Pennsylvania Supreme Court Announces Essay and Coloring Contests for Students | News
As the Supreme Court of Pennsylvania prepares to celebrate its 300th anniversary, students across the state are invited to participate in this historic occasion by entering an essay and coloring contest.
“Recognizing the crucial role civic education plays in the public’s understanding of the judiciary, we are excited to expand our 300th celebration efforts to engage students at all levels,” said Chief Justice Max Baer. . “Members of the Court and I look forward to hearing from students across Pennsylvania how they view the work and role of the Court throughout our history.”
Both contests are free and open to Pennsylvania students, including those in public, private, charter, cyber-charter, or home school. The deadline for registration is May 6, 2022.
The coloring contest is open to all students aged 5-11 and will give younger students the opportunity to create their own judge. After printing the cartoon judge cutouts, students can choose which judge they want to color and design using their creativity as a guide.
Students and parents are encouraged to submit photos on Twitter by tagging @PACourts and using #Supreme300, or by mail following the instructions outlined below.
The essay competition is open to all students in grades 3-12, with essays judged on creativity, overall quality, and adherence to the questions:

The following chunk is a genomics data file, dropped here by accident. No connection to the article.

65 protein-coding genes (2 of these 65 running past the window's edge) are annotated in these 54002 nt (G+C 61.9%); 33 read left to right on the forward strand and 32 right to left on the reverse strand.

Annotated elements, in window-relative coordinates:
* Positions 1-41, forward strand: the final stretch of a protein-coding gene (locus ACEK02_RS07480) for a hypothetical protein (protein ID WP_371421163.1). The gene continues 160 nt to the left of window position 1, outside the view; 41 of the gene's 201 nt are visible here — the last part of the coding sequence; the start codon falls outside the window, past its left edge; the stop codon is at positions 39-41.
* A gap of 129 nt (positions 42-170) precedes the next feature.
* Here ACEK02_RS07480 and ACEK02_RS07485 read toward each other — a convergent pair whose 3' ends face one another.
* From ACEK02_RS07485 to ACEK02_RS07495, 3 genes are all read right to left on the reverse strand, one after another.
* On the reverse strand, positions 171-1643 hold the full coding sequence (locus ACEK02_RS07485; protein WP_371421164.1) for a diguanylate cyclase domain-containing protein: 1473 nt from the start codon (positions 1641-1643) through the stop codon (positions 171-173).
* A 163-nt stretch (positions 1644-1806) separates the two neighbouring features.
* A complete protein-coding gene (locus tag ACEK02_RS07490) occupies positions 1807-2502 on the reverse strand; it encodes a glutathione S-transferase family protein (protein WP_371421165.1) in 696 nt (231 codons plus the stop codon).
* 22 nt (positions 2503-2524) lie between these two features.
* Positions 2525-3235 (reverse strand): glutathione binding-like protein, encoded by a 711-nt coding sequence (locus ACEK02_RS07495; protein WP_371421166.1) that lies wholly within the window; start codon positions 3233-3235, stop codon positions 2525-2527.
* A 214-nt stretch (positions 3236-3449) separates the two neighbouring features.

Question (Grades 3-5) – Why is the Supreme Court of Pennsylvania important?
Question (Grades 6-12) – Which Pennsylvania Supreme Court justice inspires you and why?
If submitting by mail, entrants must include the following information on a separate sheet of paper: full name, school name, city, state, phone number, email (if applicable), name of teacher and teacher email (if applicable).
Entries in both competitions will be judged by justices of the Supreme Court of Pennsylvania, as well as members of the Supreme Court’s 300th Celebration Committee. The winners will be announced and recognized by the Court during its 300th anniversary celebration in May.
The Supreme Court of Pennsylvania is the highest court in the Commonwealth and the nation’s oldest court of appeals. The Judiciary Act of 1722 created the Supreme Court as a permanent body with authority over appeals and trials, although its roots go back to the provincial court established in 1684. The Court has full administrative authority over all aspects of the system Pennsylvania Court and may also hear cases involving matters of immediate public importance arising in any court in the Commonwealth. The commemoration will highlight the unique role of the court and how its decisions affect every Pennsylvanian.